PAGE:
- Fat:carb ratio is related to total energy expenditure : resting energy expenditure ratio
I have inquired if this scaling analysis is available and will link to it if Paul responds (update:  no response) . Still, this is not what was stated in PHD.    So here are a few bar graphs of the macro contents (by calorie %) of the various mammalian milks (human milk is shown in darker colors):

Milks sorted by FAT content, note humans near the middle of the pack and fat content ranging from 22 to 90%
Milk sorted according to CARB content.  Note humans are near the top of the list here with carb content across species varying from essentially zero to 62%.
Milk sorted according to PROTEIN content.  Note humans are at the bottom of the pack at 6% with the range up to 52%.
Lastly, I thought it would be interesting to see if there were any patterns that emerged for mammals based on the nature of the natural adult diet.  The image below is sorted by carnivores at the bottom (up through seal), herbivores (antelope through elephant) and omnivores (monkey on up) 

Milk by DIET type and secondarily on FAT consumption.  There does not appear to be much of a pattern here either.  
I think it is safe to say that the composition of mammalian breast milk varies widely between species, even within the classes of these species based on their adult diets.

Human Breast Milk vs. Adult Human Diet 

I have to be honest here, when I first read PHD mostly in short skimming sessions in various waiting rooms, often interrupted sometimes by days, this argument really stuck out to me as being rather illogical.  Infants of all species have different needs than the adults.  No difference can be more stark than that of the herbivore, as all mammals by definition eat an all "animal based" diet until they are weaned.  The explanation of conversion of nutrients -- the subject of the next post -- does not explain this difference fully, but I find that argument illogical as well.  There is no reason to believe that the needs of an infant would match those of an adult.  Further, the development of each animal and relative times of maturation vary quite widely.  A foal gets up and walks within a couple of hours while it takes many months for a human baby to stand hanging onto something for support.  Growth of brain vs. body differs widely, time to reproduction age, etc.  I see no reason to even try to extrapolate infant food, macronutrient or otherwise, to adult diets.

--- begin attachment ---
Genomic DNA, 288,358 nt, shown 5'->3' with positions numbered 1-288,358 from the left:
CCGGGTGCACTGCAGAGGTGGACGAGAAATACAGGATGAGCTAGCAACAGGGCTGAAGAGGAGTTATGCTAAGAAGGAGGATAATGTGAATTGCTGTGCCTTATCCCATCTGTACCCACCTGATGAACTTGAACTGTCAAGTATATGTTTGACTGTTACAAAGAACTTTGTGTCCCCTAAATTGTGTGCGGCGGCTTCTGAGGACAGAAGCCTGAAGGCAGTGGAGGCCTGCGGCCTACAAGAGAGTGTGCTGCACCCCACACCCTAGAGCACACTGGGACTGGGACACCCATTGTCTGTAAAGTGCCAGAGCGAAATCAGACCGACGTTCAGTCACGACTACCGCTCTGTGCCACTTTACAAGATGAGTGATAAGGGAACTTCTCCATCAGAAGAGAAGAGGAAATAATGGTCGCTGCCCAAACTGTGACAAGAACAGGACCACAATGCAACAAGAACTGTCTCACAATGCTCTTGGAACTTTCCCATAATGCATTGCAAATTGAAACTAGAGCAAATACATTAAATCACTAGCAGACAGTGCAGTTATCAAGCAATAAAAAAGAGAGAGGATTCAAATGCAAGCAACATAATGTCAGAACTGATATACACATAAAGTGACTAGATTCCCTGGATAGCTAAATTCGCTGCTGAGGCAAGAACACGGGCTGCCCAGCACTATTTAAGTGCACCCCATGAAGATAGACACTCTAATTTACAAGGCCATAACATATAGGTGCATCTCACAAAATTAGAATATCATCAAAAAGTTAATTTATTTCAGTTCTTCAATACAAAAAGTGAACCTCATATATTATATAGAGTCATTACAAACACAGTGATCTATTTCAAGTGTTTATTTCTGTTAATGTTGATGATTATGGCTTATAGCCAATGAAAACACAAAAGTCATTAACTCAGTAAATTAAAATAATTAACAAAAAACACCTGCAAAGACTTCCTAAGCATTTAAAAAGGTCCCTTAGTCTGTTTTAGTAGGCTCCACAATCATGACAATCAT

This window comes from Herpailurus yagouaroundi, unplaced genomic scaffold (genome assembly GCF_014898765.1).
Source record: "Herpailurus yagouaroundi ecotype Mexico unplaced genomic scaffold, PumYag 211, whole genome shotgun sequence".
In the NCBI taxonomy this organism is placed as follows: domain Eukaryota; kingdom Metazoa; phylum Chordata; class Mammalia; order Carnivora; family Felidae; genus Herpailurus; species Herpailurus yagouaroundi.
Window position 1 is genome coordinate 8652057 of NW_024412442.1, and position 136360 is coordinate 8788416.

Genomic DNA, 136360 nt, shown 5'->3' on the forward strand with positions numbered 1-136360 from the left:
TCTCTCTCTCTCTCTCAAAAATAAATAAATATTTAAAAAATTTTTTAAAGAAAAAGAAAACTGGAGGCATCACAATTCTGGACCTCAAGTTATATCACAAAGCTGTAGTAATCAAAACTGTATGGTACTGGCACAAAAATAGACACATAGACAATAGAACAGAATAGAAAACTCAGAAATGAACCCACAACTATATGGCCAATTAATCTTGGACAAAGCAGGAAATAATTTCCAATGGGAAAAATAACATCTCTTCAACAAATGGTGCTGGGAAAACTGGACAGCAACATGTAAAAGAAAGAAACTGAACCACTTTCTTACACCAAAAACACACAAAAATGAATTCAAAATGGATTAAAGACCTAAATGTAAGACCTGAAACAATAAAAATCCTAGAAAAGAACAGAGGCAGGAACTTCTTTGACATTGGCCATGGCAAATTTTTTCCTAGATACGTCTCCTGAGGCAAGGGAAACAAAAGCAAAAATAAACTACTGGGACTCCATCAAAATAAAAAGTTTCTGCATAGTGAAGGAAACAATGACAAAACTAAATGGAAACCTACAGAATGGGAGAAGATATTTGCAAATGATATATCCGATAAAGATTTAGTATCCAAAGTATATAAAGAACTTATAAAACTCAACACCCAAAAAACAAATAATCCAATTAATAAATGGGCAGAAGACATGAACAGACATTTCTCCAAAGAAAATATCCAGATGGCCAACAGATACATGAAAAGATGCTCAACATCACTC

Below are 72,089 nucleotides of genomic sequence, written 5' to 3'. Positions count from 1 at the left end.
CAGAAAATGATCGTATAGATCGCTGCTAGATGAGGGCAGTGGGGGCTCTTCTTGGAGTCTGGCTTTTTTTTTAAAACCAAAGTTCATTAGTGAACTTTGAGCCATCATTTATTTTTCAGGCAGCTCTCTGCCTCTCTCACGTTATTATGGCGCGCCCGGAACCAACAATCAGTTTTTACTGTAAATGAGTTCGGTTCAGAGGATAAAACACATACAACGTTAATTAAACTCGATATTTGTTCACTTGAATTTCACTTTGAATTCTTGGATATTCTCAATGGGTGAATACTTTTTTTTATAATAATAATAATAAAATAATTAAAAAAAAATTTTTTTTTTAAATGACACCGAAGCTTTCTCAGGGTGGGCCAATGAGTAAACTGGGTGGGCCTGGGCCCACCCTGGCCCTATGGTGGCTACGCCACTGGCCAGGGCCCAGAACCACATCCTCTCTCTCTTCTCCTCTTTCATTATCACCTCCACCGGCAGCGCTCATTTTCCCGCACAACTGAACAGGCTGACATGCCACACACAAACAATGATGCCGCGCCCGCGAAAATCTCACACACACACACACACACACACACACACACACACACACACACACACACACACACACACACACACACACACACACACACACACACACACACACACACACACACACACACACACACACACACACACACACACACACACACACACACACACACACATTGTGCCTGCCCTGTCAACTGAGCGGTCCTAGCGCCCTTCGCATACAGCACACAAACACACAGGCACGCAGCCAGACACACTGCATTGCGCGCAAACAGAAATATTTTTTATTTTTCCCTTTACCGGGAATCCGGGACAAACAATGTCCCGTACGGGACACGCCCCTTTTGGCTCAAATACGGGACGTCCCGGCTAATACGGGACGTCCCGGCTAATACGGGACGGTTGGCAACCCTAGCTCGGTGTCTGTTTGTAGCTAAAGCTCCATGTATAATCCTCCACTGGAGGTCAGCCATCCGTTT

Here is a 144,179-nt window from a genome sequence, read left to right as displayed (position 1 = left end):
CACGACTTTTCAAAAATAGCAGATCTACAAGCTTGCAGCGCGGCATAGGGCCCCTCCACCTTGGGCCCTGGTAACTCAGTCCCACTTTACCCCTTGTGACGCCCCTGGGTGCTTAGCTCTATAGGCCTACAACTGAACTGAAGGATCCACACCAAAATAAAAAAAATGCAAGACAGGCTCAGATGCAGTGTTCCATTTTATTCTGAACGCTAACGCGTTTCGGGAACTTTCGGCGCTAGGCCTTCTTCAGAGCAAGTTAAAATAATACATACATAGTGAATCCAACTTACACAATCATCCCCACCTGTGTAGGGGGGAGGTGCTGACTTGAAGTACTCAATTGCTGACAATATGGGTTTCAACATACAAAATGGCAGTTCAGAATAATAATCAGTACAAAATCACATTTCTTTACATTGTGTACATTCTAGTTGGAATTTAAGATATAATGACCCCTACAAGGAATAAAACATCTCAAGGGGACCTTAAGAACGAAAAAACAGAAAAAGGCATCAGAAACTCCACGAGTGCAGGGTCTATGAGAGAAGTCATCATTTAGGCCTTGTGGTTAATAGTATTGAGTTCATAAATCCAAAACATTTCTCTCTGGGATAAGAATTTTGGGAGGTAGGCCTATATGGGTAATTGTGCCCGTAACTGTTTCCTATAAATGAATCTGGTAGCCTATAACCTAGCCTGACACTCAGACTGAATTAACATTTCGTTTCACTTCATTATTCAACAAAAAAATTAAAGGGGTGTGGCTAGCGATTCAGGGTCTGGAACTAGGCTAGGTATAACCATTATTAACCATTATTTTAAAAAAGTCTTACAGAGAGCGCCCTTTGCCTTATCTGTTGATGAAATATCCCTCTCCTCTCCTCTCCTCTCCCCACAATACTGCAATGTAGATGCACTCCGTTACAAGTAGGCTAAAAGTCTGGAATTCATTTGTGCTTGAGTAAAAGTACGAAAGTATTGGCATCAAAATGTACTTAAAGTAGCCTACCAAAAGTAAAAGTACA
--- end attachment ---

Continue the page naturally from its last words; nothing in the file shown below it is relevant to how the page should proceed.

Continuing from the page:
Further, the main sugar in milk is lactose -- which isn't even paleo!!  So if we're talking evolution, there's a long way for humans from infancy to reproductive age + time until offspring are independent  (the important part for survival of the species)  and they would not have had access to lactose.  

But leaving this aside, Paul seeks to reconcile the various means by which he arrived at the macros in PHD -- it's story telling with quite a bit of stretching to go along with.  The macros don't really converge between what the paleo diet is (forget fat/carb, the protein content claimed is far lower than reported in the sources he cites) , and while the jump from the 54% he cites for human milk to 65% sounds nominal (smaller still when you hedge to 60%), this is rather difficult to attain with a "normal" diet that pretty much any humans have eaten, even the Inuit.  He tries to go about this task of bringing milk in line with the paleo macros by mathematically adapting the infant macros to the adult brain.  Since the infant brain is growing, it needs more carbs for total body weight.  The very low protein content makes sense because skeletal muscle and all that is not required as much for the infant as is brain development.  However, Paul focuses only on the carbs and surmises that the adult needs about half what the infant needs, and partitions the other 20% between protein and fat.  This appears arbitrary, if not biased to preserving the preconceived optimal fat level,  and largely to bring protein within range of what human adults generally consume.